11 Useful Pumping at Work Tips for Moms Returning to the Office

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After the first few challenging weeks or months of maternity leave, you may have finally gotten into a rhythm and started to enjoy spending time with your baby. That’s why it’s particularly difficult when the time comes that you have to return to the office. For a breastfeeding working mother who plans to continue breastfeeding after returning to work, it’s even more of a challenge to plan out how you will pump breastmilk at work to keep up your milk supply throughout the day.

There are certain complexities a breastfeeding mom needs to be aware of when returning to work including preparing your baby to take a bottle with their caregiver, making sure you have an adequate pump, and ensuring there is a dedicated space at work for you to pump.

When I was breastfeeding my first, there were so many things I wish I knew ahead of returning to the office after my 4-month maternity leave. I was too embarrassed to ask my manager about pumping and had no clue whether any of my coworkers had done it. I was also nervous about taking frequent noticeable breaks when I worked in an open environment.

Eventually, I connected with another colleague who showed me “the ropes” about pumping at our office. She showed me where the lactation room was located, how to book it, and who I could direct my questions to if I needed anything specific in the room. She may have thought it was no big deal, but I was so relieved and encouraged to pump at work because of her!

Because of my experience, I want to share with new mothers the pumping at work tips you should know before heading back to the office. Being prepared will not only make you less anxious about pumping in the office, but will also help you keep breastfeeding longer and keep up your milk supply.

And don’t forget to grab your FREE guide on How to Plan a Stress-Free Week without Burnout, which includes my top hacks and an editable weekly planner to help busy, working moms achieve a calmer, more productive week!

Pumping at Work Tips for a Successful Return to Work

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Here are some of the top things new moms need to know for a successful transition to pumping at work.

1: Get an efficient breast pump (even better if it’s wireless!)

Because of the Affordable Care Act, most breastfeeding mothers will have a breast pump covered through their insurance company. No need to wait until after your baby is born! You should try and order one as soon as your insurance company will allow.

In order to get the most efficiency out of your work pumping sessions, you’ll need a good breast pump, ideally an electric breast pump. A manual pump may not be as quick or efficient for work.

What makes a good pump? One that:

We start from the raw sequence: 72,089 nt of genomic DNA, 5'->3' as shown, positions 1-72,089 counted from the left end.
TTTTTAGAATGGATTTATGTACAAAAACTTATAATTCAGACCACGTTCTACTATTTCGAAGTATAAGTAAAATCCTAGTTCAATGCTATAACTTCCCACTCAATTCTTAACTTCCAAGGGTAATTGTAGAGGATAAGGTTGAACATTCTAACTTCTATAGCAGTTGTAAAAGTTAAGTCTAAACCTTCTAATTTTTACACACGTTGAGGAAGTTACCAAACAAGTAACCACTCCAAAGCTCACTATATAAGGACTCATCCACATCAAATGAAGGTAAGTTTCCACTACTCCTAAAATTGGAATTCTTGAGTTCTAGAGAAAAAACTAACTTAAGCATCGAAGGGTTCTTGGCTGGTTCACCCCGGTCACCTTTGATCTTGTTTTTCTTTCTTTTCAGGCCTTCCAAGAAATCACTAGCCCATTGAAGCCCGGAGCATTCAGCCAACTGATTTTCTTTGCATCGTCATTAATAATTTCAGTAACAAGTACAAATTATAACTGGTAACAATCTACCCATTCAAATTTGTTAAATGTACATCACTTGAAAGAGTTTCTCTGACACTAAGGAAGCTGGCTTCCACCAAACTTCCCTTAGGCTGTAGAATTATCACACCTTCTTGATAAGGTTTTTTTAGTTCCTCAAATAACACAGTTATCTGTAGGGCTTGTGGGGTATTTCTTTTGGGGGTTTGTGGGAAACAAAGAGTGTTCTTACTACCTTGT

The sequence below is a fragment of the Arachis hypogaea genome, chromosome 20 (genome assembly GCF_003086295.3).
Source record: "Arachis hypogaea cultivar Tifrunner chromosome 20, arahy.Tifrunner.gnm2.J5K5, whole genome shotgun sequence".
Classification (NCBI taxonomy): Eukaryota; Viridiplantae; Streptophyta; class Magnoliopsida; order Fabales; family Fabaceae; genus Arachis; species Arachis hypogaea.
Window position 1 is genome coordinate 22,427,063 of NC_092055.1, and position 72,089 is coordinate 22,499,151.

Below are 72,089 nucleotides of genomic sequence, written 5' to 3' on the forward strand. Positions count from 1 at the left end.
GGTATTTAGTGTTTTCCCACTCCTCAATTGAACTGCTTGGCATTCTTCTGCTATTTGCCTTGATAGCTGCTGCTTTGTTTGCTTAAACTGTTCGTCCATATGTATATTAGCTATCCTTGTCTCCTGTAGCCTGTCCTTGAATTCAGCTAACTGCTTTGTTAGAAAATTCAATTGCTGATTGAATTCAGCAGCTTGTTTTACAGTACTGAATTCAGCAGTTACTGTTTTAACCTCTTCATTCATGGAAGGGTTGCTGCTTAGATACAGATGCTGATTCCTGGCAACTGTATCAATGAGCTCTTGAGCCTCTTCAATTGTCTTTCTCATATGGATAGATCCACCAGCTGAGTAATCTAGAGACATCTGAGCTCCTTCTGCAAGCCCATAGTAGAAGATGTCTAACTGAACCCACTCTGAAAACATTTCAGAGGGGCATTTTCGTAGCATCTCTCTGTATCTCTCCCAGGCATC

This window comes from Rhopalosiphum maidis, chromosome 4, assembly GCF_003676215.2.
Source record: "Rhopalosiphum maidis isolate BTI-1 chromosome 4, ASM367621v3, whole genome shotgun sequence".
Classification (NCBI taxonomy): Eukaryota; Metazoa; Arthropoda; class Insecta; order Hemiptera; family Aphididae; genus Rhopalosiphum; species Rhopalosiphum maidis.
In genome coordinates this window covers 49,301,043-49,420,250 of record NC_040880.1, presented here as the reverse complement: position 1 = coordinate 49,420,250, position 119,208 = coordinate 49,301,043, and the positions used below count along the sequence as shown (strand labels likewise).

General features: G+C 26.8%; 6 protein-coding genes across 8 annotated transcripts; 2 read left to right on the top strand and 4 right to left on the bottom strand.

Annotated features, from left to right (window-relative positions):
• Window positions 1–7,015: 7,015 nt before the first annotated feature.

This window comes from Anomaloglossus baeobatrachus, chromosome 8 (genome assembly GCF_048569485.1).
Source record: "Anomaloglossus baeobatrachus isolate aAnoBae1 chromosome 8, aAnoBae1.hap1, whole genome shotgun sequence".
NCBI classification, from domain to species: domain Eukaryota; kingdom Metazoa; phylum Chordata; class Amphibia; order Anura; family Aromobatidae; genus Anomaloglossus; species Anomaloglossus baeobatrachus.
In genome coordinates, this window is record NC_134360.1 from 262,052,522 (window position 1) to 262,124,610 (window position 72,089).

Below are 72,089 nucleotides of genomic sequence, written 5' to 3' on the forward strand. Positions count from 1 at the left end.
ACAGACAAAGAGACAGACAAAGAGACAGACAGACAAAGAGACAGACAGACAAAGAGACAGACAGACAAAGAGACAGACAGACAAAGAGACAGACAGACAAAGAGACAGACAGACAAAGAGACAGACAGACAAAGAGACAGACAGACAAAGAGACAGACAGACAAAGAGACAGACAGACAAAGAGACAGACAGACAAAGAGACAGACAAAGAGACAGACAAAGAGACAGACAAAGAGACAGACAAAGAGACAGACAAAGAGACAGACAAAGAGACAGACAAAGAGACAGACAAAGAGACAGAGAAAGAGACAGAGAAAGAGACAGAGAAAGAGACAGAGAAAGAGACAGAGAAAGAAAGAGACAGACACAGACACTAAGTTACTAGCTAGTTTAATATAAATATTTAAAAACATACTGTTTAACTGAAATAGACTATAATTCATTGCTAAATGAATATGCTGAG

• has strong suction,
  • is a double electric pump,
  • easily portable, and
  • lightweight.

Some great options for efficient breast pumps:

This is one of the pumps I used with my second, and I loved it. It’s great for working moms because you can easily travel with it and it’s lightweight. You simply charge it and you’re free to take it with you. It’s also very quiet and provides a strong, but comfortable, suction, allowing you to express a lot of milk in a short amount of time.

I used the Medela Pump In Style with my first child. I will say nothing beats the strength of this powerful, little pump. I still think I had way more output with the Medela than anything else I used. And the newer version of this pump is even more portable than the original one I used: it has less parts, comes with a travel bag and cooler, and a battery pack for mobile pumping!

For a truly wireless experience, try the Elvie or Willow! They’re some of the only wearable breast pumps on the market that allow you to walk around wire- and tube- free. For a detailed comparison of the two, check out my post, Elvie vs Willow: Best Wearable Breast Pump.

2: Become familiar with workplace pumping rights

Before you return to work, you should be aware of the federal and state laws on breastfeeding rights and your right to pump at work.

Under federal law (section 7 of the Fair Labor Standards Act (FLSA)), most employers are required to provide their employee a reasonable break time for an employee to pump milk for her baby each time the employee needs to express breast milk. This applies for the term of one year after the baby’s birth.

Under that same law, an employer is also required to provide a private room, NOT a bathroom, where the employee can pump milk. The room must be blocked from view and free from intrusion.

Note that in some circumstances, an employer with less than 50 employers is not required to provide a break time to nursing mothers. Also, some employees, such as those that are exempt from the law, may also not be covered. However, many states now have similar laws that offer greater protections to nursing employees.

It’s important to do your research and know what your rights are before discussing it with your employer. While some employers will do the right thing and try to be compliant with federal and state laws, as a former employment discrimination lawyer, I can tell you right now some employers either are not aware of the laws or will completely ignore them.

* Please note while I’m an attorney, this is not intended to be legal advice, it’s for educational purposes only. So please make sure you do your own research and consult with your own attorney on the federal and state applicable laws to you. Read my full disclaimer.

3: Discuss pumping plan with your boss

Once you’ve gotten clarification on what your pumping rights are, reach out to your employer to discuss your pumping plan. It’s best to do this a few months before you return to work so that if your job needs to make certain accommodations to make a lactation room available to you, they have time to do so.

Some items you could discuss with your boss:

  • your intention to continue expressing milk for your baby during the workday;
  • your need for reasonable breaks to be able to pump;
  • your need for a designated, private place for pumping (that is not a bathroom) and whether a lactation room already exists in your office; and
  • specific items that you may need in the room (such as a mini-fridge to store milk, a comfortable chair, a table, an outlet, etc.).